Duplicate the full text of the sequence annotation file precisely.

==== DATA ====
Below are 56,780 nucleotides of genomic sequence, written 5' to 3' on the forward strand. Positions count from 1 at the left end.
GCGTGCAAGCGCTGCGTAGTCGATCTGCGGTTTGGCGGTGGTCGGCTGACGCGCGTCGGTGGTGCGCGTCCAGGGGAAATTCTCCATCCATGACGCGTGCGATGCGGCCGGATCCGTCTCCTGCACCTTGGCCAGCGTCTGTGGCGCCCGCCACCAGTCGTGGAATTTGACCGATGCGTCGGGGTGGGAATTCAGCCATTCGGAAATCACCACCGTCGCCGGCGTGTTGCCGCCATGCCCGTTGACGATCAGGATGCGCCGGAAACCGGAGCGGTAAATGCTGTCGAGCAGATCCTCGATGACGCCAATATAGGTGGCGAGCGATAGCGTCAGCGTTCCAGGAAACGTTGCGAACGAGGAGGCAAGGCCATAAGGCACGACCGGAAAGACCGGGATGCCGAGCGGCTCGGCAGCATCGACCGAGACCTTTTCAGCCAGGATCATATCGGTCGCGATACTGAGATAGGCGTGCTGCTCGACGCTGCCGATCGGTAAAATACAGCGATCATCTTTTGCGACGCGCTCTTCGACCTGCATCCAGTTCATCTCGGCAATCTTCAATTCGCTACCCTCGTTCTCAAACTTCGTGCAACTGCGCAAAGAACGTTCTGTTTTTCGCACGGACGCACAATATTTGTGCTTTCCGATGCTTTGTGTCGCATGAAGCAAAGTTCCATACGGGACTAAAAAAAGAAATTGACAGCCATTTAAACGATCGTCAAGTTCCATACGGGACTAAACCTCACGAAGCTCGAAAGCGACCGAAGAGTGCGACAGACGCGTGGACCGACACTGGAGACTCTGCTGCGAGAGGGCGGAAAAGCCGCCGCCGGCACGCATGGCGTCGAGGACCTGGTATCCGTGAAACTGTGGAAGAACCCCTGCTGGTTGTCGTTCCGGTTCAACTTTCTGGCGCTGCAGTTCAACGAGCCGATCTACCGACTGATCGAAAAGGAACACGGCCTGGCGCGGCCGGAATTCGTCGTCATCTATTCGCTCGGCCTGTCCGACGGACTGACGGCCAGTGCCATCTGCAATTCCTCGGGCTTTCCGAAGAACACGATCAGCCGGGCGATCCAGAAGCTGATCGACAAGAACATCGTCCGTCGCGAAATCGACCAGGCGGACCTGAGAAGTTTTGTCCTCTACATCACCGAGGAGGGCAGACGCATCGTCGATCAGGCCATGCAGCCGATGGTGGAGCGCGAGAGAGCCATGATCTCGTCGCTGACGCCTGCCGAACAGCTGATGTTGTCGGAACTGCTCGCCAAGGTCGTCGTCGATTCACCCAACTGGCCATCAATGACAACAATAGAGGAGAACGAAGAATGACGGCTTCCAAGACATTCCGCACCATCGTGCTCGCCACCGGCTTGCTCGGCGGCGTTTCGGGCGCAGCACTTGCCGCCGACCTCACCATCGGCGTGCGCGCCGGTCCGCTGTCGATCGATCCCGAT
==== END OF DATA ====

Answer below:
Below are 56,780 nucleotides of genomic sequence, written 5' to 3' on the forward strand. Positions count from 1 at the left end.
GCGTGCAAGCGCTGCGTAGTCGATCTGCGGTTTGGCGGTGGTCGGCTGACGCGCGTCGGTGGTGCGCGTCCAGGGGAAATTCTCCATCCATGACGCGTGCGATGCGGCCGGATCCGTCTCCTGCACCTTGGCCAGCGTCTGTGGCGCCCGCCACCAGTCGTGGAATTTGACCGATGCGTCGGGGTGGGAATTCAGCCATTCGGAAATCACCACCGTCGCCGGCGTGTTGCCGCCATGCCCGTTGACGATCAGGATGCGCCGGAAACCGGAGCGGTAAATGCTGTCGAGCAGATCCTCGATGACGCCAATATAGGTGGCGAGCGATAGCGTCAGCGTTCCAGGAAACGTTGCGAACGAGGAGGCAAGGCCATAAGGCACGACCGGAAAGACCGGGATGCCGAGCGGCTCGGCAGCATCGACCGAGACCTTTTCAGCCAGGATCATATCGGTCGCGATACTGAGATAGGCGTGCTGCTCGACGCTGCCGATCGGTAAAATACAGCGATCATCTTTTGCGACGCGCTCTTCGACCTGCATCCAGTTCATCTCGGCAATCTTCAATTCGCTACCCTCGTTCTCAAACTTCGTGCAACTGCGCAAAGAACGTTCTGTTTTTCGCACGGACGCACAATATTTGTGCTTTCCGATGCTTTGTGTCGCATGAAGCAAAGTTCCATACGGGACTAAAAAAAGAAATTGACAGCCATTTAAACGATCGTCAAGTTCCATACGGGACTAAACCTCACGAAGCTCGAAAGCGACCGAAGAGTGCGACAGACGCGTGGACCGACACTGGAGACTCTGCTGCGAGAGGGCGGAAAAGCCGCCGCCGGCACGCATGGCGTCGAGGACCTGGTATCCGTGAAACTGTGGAAGAACCCCTGCTGGTTGTCGTTCCGGTTCAACTTTCTGGCGCTGCAGTTCAACGAGCCGATCTACCGACTGATCGAAAAGGAACACGGCCTGGCGCGGCCGGAATTCGTCGTCATCTATTCGCTCGGCCTGTCCGACGGACTGACGGCCAGTGCCATCTGCAATTCCTCGGGCTTTCCGAAGAACACGATCAGCCGGGCGATCCAGAAGCTGATCGACAAGAACATCGTCCGTCGCGAAATCGACCAGGCGGACCTGAGAAGTTTTGTCCTCTACATCACCGAGGAGGGCAGACGCATCGTCGATCAGGCCATGCAGCCGATGGTGGAGCGCGAGAGAGCCATGATCTCGTCGCTGACGCCTGCCGAACAGCTGATGTTGTCGGAACTGCTCGCCAAGGTCGTCGTCGATTCACCCAACTGGCCATCAATGACAACAATAGAGGAGAACGAAGAATGACGGCTTCCAAGACATTCCGCACCATCGTGCTCGCCACCGGCTTGCTCGGCGGCGTTTCGGGCGCAGCACTTGCCGCCGACCTCACCATCGGCGTGCGCGCCGGTCCGCTGTCGATCGATCCCGAT